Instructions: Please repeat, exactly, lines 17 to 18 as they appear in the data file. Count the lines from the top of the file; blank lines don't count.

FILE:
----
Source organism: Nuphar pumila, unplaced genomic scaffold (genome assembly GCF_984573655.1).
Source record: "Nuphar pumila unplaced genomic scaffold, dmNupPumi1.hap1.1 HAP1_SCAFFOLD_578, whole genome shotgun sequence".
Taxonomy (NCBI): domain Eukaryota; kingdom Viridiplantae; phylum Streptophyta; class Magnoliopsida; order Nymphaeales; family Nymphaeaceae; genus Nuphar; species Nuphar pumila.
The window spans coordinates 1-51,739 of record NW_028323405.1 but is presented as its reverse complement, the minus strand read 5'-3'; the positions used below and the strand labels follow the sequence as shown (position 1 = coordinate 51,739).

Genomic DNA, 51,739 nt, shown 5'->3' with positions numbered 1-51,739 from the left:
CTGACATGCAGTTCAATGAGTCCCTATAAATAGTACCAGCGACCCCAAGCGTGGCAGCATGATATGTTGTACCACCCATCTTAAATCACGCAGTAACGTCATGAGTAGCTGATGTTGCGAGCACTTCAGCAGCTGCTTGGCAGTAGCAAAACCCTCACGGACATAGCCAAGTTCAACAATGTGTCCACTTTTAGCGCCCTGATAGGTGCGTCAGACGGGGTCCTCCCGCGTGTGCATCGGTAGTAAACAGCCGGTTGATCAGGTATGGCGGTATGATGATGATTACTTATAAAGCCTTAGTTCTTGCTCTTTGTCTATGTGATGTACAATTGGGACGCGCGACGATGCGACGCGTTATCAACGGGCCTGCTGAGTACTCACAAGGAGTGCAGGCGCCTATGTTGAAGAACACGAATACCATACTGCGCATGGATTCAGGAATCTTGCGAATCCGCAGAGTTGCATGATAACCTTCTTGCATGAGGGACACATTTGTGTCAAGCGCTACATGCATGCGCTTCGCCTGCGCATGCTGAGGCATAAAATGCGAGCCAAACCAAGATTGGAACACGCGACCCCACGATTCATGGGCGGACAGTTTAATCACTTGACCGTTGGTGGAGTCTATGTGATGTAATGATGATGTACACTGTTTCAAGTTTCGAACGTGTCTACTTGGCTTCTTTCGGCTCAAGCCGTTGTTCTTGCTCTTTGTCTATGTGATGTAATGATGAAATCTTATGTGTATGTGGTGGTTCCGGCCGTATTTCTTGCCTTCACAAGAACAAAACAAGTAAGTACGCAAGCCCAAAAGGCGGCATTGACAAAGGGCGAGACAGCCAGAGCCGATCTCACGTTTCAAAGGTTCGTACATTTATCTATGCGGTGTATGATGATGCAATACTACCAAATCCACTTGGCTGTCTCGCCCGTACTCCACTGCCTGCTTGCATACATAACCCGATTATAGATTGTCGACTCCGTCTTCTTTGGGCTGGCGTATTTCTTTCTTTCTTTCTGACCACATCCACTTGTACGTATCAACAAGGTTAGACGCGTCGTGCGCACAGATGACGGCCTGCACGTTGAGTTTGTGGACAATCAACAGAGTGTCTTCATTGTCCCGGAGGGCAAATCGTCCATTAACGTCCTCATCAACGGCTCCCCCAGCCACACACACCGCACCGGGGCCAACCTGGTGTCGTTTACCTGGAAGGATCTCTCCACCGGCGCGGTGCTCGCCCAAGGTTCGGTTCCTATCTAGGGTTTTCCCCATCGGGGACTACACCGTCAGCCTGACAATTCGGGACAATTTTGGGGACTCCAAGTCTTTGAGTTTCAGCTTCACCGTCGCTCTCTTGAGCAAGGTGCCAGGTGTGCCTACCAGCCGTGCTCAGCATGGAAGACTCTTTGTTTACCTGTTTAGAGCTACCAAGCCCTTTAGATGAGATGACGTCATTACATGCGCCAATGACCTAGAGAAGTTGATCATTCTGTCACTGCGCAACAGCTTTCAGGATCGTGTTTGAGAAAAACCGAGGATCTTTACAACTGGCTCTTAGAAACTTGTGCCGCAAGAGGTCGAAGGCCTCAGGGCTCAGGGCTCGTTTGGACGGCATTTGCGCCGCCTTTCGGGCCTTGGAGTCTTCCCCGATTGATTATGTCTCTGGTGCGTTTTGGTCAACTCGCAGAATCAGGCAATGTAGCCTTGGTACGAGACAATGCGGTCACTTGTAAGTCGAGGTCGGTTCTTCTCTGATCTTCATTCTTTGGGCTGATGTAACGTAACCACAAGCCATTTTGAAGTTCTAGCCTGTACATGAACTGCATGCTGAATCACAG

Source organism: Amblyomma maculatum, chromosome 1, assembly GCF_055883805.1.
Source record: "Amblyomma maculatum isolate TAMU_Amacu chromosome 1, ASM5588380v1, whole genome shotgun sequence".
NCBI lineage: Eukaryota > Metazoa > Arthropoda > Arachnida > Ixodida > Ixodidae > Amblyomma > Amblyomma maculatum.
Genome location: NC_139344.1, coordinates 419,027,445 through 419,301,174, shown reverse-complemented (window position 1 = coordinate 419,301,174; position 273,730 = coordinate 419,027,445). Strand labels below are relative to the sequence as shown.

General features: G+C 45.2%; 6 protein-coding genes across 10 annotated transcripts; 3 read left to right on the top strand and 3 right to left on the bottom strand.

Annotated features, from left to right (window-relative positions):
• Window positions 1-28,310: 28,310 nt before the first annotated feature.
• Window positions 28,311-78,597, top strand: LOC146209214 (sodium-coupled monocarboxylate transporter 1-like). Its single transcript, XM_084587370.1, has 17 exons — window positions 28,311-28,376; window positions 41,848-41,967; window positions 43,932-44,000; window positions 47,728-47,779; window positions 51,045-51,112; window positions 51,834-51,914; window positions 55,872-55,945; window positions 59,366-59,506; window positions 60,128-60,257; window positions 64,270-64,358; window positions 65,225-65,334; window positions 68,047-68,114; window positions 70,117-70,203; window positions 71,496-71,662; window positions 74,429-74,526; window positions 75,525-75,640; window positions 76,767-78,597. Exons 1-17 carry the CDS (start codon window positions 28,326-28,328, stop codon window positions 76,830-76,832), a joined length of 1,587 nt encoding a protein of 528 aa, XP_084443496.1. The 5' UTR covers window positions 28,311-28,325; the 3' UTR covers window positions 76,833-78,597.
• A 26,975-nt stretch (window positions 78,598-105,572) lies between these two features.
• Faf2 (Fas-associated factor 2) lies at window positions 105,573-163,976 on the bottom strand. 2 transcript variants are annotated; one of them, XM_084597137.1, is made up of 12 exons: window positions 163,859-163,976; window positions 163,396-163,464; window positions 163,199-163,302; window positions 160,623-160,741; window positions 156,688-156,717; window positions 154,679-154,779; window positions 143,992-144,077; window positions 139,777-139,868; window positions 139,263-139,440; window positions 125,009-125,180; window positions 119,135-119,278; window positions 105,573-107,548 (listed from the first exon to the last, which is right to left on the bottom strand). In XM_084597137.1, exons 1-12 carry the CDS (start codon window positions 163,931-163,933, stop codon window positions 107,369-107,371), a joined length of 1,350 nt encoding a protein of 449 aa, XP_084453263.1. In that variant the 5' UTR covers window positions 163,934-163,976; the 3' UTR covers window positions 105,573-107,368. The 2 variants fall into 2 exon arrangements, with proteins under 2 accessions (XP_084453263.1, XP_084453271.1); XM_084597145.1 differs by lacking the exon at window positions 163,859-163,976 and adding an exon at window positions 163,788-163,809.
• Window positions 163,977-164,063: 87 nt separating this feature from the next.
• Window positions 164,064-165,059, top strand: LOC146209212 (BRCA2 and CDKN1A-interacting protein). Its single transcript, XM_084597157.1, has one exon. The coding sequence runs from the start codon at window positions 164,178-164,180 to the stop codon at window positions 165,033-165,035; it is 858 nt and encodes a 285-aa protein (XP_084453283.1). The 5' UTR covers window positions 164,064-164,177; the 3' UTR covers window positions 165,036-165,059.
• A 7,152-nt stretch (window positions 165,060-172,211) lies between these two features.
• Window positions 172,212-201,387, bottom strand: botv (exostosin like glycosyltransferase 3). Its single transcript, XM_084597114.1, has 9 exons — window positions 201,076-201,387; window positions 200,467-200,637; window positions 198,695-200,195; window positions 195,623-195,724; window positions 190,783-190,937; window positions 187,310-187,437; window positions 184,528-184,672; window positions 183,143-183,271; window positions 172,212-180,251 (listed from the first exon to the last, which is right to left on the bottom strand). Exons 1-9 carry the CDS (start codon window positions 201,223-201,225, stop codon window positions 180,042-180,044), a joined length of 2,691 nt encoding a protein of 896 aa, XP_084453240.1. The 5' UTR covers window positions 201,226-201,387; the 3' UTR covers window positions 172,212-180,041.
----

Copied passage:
• Window positions 163,977-164,063: 87 nt separating this feature from the next.
• Window positions 164,064-165,059, top strand: LOC146209212 (BRCA2 and CDKN1A-interacting protein). Its single transcript, XM_084597157.1, has one exon. The coding sequence runs from the start codon at window positions 164,178-164,180 to the stop codon at window positions 165,033-165,035; it is 858 nt and encodes a 285-aa protein (XP_084453283.1). The 5' UTR covers window positions 164,064-164,177; the 3' UTR covers window positions 165,036-165,059.